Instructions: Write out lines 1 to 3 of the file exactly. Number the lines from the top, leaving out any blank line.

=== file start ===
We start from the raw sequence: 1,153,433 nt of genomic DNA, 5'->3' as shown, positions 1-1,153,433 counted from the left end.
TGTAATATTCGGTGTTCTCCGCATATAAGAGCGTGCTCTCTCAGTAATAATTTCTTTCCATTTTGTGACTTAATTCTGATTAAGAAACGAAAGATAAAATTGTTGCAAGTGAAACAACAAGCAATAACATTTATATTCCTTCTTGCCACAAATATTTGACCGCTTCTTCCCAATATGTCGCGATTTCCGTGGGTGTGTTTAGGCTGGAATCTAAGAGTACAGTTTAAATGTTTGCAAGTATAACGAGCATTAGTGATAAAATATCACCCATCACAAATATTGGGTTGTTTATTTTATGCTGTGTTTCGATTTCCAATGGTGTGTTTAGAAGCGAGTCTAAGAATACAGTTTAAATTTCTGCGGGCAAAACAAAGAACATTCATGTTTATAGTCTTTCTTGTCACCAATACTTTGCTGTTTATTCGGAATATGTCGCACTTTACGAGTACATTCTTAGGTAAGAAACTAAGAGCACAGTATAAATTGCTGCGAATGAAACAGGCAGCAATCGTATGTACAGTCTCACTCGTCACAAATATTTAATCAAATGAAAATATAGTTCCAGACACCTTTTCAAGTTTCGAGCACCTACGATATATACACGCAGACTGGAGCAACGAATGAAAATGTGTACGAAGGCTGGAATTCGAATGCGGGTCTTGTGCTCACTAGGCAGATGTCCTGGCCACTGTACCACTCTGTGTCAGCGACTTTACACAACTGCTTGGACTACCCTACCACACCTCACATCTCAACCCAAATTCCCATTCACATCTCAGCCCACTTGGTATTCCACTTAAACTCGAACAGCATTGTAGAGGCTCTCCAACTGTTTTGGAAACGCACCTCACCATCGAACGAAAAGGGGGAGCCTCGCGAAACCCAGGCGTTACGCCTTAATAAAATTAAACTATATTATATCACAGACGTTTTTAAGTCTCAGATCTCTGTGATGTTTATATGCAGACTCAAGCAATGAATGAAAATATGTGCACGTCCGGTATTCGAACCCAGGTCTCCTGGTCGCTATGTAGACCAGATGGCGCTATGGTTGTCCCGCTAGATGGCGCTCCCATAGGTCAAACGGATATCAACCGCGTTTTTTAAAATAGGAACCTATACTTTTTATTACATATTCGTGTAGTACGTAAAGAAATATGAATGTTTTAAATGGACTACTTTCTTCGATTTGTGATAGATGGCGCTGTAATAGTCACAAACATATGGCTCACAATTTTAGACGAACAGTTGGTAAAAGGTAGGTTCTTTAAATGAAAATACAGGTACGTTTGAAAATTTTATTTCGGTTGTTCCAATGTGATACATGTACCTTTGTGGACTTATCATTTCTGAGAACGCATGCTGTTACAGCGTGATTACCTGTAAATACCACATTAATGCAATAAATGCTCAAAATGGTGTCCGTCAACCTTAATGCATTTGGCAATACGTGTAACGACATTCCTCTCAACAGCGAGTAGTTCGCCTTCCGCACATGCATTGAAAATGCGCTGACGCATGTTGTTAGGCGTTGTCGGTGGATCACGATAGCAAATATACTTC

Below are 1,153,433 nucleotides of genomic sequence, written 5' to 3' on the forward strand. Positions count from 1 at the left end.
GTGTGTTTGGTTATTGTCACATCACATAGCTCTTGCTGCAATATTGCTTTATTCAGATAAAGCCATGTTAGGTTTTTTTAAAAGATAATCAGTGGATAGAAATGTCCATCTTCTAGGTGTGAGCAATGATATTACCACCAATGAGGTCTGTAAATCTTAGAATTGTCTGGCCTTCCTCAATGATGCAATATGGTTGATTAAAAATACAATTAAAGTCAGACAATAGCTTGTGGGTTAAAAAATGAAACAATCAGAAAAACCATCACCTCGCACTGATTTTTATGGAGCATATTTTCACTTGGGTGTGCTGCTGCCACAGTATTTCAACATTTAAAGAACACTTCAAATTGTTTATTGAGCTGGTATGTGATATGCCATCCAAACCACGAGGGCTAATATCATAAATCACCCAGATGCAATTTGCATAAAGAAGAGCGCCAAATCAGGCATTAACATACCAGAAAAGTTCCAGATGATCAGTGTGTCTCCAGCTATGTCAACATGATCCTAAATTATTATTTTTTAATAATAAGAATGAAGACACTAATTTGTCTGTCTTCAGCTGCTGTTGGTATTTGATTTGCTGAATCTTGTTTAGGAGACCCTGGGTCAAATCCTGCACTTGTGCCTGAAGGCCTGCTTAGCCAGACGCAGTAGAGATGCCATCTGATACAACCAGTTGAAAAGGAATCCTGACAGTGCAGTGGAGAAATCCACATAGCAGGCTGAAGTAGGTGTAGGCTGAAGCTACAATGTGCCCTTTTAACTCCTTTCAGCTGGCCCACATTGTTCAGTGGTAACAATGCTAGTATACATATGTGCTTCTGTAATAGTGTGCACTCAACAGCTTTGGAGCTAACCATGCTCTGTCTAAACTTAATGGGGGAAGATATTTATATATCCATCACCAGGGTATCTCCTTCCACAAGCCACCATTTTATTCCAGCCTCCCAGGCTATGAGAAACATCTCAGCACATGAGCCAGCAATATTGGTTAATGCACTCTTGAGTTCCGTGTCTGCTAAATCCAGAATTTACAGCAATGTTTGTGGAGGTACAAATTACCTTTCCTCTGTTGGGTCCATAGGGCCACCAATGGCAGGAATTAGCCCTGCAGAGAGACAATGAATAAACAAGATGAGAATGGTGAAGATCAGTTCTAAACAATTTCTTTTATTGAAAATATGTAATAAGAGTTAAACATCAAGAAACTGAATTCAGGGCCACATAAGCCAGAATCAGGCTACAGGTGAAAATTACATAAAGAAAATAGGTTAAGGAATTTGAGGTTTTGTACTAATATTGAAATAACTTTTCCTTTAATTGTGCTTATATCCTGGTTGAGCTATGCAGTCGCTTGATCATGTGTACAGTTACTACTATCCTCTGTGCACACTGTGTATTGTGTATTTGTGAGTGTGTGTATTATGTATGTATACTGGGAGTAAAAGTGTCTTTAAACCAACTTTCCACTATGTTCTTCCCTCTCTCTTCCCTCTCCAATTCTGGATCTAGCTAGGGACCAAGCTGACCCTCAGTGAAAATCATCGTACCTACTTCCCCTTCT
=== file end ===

We start from the raw sequence: 1,153,433 nt of genomic DNA, 5'->3' as shown, positions 1-1,153,433 counted from the left end.
TGTAATATTCGGTGTTCTCCGCATATAAGAGCGTGCTCTCTCAGTAATAATTTCTTTCCATTTTGTGACTTAATTCTGATTAAGAAACGAAAGATAAAATTGTTGCAAGTGAAACAACAAGCAATAACATTTATATTCCTTCTTGCCACAAATATTTGACCGCTTCTTCCCAATATGTCGCGATTTCCGTGGGTGTGTTTAGGCTGGAATCTAAGAGTACAGTTTAAATGTTTGCAAGTATAACGAGCATTAGTGATAAAATATCACCCATCACAAATATTGGGTTGTTTATTTTATGCTGTGTTTCGATTTCCAATGGTGTGTTTAGAAGCGAGTCTAAGAATACAGTTTAAATTTCTGCGGGCAAAACAAAGAACATTCATGTTTATAGTCTTTCTTGTCACCAATACTTTGCTGTTTATTCGGAATATGTCGCACTTTACGAGTACATTCTTAGGTAAGAAACTAAGAGCACAGTATAAATTGCTGCGAATGAAACAGGCAGCAATCGTATGTACAGTCTCACTCGTCACAAATATTTAATCAAATGAAAATATAGTTCCAGACACCTTTTCAAGTTTCGAGCACCTACGATATATACACGCAGACTGGAGCAACGAATGAAAATGTGTACGAAGGCTGGAATTCGAATGCGGGTCTTGTGCTCACTAGGCAGATGTCCTGGCCACTGTACCACTCTGTGTCAGCGACTTTACACAACTGCTTGGACTACCCTACCACACCTCACATCTCAACCCAAATTCCCATTCACATCTCAGCCCACTTGGTATTCCACTTAAACTCGAACAGCATTGTAGAGGCTCTCCAACTGTTTTGGAAACGCACCTCACCATCGAACGAAAAGGGGGAGCCTCGCGAAACCCAGGCGTTACGCCTTAATAAAATTAAACTATATTATATCACAGACGTTTTTAAGTCTCAGATCTCTGTGATGTTTATATGCAGACTCAAGCAATGAATGAAAATATGTGCACGTCCGGTATTCGAACCCAGGTCTCCTGGTCGCTATGTAGACCAGATGGCGCTATGGTTGTCCCGCTAGATGGCGCTCCCATAGGTCAAACGGATATCAACCGCGTTTTTTAAAATAGGAACCTATACTTTTTATTACATATTCGTGTAGTACGTAAAGAAATATGAATGTTTTAAATGGACTACTTTCTTCGATTTGTGATAGATGGCGCTGTAATAGTCACAAACATATGGCTCACAATTTTAGACGAACAGTTGGTAAAAGGTAGGTTCTTTAAATGAAAATACAGGTACGTTTGAAAATTTTATTTCGGTTGTTCCAATGTGATACATGTACCTTTGTGGACTTATCATTTCTGAGAACGCATGCTGTTACAGCGTGATTACCTGTAAATACCACATTAATGCAATAAATGCTCAAAATGGTGTCCGTCAACCTTAATGCATTTGGCAATACGTGTAACGACATTCCTCTCAACAGCGAGTAGTTCGCCTTCCGCACATGCATTGAAAATGCGCTGACGCATGTTGTTAGGCGTTGTCGGTGGATCACGATAGCAAATATACTTC

Below are 1,153,433 nucleotides of genomic sequence, written 5' to 3' on the forward strand. Positions count from 1 at the left end.